Prather and partners Drew Borland, Marty Couvillon and Scott Prather thought the idea could also work for the athletic directors on the other side of the hiring process. After they created the platform last year, three schools (Houston, Oregon State and SMU) used it to aid in their coaching searches. SMU's choice of Chad Morris seemed obvious. Morris is a former Texas high school coach who had great success as a coordinator at Clemson running an offense similar to what most of the players SMU recruits run in high school. Gary Andersen was a shocking choice at Oregon State, because he already held what is perceived nationally to be a better job at Wisconsin. Bob De Carolis, Oregon State's AD at the time, was sifting through a pile of potential coaches but kept hearing Andersen might be open to a discussion. "A lot of it, we figured, was probably rumors," De Carolis told's Kevin Gemmell. "But you talk to people and you hear things. Maybe things aren't as rosy as they should be. A lot of it was probably rumors, but you follow up on it to make sure if there is some truth to it." It became clear Andersen had interest, and Oregon State had its man.

Houston's search, however, was wide open. A lot of coaches wanted the job because it had launched Art Briles and Kevin Sumlin into Power Five gigs. Tony Levine hadn't worked out in the position, but he hadn't run the program aground, either. The Cougars still had good players capable of winning and a brand new on-campus stadium. Then-AD Mack Rhoades had plenty of options, and he used the SportSource tool along with his own contacts to help narrow those options. Rhoades eventually chose to hire Ohio State offensive coordinator Tom Herman. Rhoades wasn't necessarily interested in hearing about potential candidates who might also happen to be SportSource clients, but the Houston group loved using the data tool to test theories and sharpen their focus on particular candidates. The data—especially the numbers for first-time head coaches—were also useful after Herman was identified to help Rhoades sell his choice to search committee members. Herman is now 10–0 at Houston after Saturday's comeback 35–34 win over Memphis.


Thearon W. Henderson/Getty Images

Rhoades, meanwhile, only worked with Herman briefly before leaving to become the athletic director at Missouri. When Rhoades took the job, he probably thought he wouldn't have to search for a new football coach for a long time. Gary Pinkel was coming off consecutive SEC East titles in 2013 and '14, and Pinkel's status as the man who revolutionized Missouri football was secure. But life isn't fair. Pinkel was diagnosed with Non-Hodgkin's Lymphoma earlier this year, and he announced last week that he will retire at the end of this season. So, Rhoades must now seek another coach.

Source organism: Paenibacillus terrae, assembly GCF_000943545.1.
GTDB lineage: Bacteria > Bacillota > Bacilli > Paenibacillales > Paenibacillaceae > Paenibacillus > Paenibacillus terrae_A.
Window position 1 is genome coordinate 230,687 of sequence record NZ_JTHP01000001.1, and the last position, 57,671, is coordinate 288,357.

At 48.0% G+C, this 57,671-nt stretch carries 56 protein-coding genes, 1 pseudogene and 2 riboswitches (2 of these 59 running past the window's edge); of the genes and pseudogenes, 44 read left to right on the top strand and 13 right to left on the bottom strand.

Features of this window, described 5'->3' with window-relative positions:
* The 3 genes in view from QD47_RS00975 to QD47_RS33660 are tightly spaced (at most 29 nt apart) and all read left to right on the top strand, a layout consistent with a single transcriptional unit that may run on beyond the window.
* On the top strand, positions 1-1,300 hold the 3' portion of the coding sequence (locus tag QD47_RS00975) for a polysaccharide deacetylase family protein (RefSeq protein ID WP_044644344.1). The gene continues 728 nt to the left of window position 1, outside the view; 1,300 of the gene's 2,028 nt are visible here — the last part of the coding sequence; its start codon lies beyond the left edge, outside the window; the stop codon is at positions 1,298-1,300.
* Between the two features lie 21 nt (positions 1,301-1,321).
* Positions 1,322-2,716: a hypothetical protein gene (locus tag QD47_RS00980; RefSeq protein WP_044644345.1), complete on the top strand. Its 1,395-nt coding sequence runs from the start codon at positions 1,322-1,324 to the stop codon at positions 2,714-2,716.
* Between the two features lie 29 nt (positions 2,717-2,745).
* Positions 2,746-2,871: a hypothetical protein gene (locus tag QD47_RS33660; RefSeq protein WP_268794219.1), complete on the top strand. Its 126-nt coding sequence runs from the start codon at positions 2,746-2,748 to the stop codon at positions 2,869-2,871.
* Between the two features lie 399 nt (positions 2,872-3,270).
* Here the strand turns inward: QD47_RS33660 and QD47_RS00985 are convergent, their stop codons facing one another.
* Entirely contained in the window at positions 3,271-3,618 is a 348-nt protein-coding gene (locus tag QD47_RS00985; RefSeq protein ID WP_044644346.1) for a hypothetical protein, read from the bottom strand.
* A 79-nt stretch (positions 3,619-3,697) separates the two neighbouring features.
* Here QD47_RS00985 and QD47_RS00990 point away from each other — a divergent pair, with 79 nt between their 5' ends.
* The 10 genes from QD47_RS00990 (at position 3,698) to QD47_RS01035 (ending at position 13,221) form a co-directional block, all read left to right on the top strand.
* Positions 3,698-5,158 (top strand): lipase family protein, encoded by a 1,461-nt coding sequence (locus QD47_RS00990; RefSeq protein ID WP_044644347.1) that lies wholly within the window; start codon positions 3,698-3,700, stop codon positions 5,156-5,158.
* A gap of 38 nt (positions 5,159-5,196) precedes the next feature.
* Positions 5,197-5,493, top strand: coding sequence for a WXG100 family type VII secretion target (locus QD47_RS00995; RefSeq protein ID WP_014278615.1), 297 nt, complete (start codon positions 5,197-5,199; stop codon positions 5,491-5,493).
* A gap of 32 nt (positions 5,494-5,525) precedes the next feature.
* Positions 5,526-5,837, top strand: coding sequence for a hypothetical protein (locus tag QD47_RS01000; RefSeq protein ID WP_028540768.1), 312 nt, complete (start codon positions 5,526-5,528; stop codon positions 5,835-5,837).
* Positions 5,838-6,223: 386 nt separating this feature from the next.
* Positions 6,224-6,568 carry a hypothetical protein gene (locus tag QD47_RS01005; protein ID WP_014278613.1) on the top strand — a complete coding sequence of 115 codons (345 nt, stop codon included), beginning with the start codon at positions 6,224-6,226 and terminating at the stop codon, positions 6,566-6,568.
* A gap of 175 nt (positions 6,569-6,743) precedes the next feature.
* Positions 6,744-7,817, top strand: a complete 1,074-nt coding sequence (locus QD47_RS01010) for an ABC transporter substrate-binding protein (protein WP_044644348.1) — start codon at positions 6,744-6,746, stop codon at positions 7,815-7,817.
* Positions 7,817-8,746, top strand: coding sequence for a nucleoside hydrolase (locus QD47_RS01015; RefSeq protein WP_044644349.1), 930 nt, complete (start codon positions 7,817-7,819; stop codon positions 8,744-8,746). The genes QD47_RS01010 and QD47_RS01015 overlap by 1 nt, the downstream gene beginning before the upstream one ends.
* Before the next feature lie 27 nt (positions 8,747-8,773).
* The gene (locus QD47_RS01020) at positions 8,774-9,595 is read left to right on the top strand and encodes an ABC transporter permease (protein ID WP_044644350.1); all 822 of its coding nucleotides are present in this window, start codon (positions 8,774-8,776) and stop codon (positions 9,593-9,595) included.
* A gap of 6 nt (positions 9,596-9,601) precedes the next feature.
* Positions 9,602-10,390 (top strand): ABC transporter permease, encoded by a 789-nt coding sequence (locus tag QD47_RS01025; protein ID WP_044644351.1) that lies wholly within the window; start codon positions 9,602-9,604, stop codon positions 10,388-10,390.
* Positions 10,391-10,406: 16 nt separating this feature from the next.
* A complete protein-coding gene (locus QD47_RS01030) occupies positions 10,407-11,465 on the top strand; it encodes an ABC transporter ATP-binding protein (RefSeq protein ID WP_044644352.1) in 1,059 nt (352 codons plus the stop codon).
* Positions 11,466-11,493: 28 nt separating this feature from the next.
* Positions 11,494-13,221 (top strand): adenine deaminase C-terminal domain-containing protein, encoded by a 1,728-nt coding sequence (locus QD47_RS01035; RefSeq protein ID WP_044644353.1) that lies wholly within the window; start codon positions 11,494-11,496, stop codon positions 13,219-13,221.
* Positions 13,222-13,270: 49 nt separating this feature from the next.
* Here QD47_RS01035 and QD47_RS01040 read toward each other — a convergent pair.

Rhoades has already examined the data carefully, so he knows how many myths it can bust. But Prather hopes other ADs will soon learn the same thing. During a recent demonstration for the tool, Prather offered to test the well-worn trope that a coach who attended a particular school is better equipped to succeed at that school than a coach who matriculated somewhere else. "They understand the culture," boosters and fans will say. But does that help them win more? Prather asked the tool to show all of the coaches hired between 2001-14 who played for or graduated from the schools that hired them. There were 15. Only four (Ralph Friedgen at Maryland, Mike Gundy at Oklahoma State, Pat Fitzgerald at Northwestern and David Shaw at Stanford) registered better winning percentages than the programs had posted in the previous five years. Prather then pointed out something else. Gundy, Fitzgerald and Shaw had something in common. They were internal hires. Gundy was promoted after Les Miles went to LSU. Fitzgerald was promoted after Randy Walker died. Shaw was promoted after Jim Harbaugh went to the San Francisco 49ers. They had all taken over programs that were already reasonably successful. So, did these coaches win because they were good fits who understood the culture of the school back to their undergraduate days? Or did they win because they were good coaches inheriting good staffs and good players who understood the (more recent) culture of success by virtue of already working for these teams?

Prather knows Harbaugh's name will come up as evidence that an alumnus can improve a program, but Prather prefers to look at Harbaugh's more recent data. "They didn't hire Jim Harbaugh because he went to Michigan," Prather says. "They hired him because he's a good football coach."

Sometimes, ADs make their choice too complicated. They worry about whether a coach will be a good public face of the program. They worry about whether he can help raise money. They worry about his institutional fit. They worry about winning the press conference. "You can go 1–0 in the press conference. That's all you can ever do," Prather says. "The second you kick off, all of that stuff is worthless." Prather doesn't understand why some ADs can't see that coaches who win games are most likely to make fans happy and help raise money. When considered that way, the criteria are fairly simple to determine.

Prather doesn't believe hard data should replace an AD's gut instinct completely, but he does think data can help narrow the focus and sharpen that instinct. It can help an AD ask concrete interview questions about topics that actually affect winning. That way, when an AD finally does pick a coach, it will be easier to select the right one: the person who will win the most games and say yes to the job.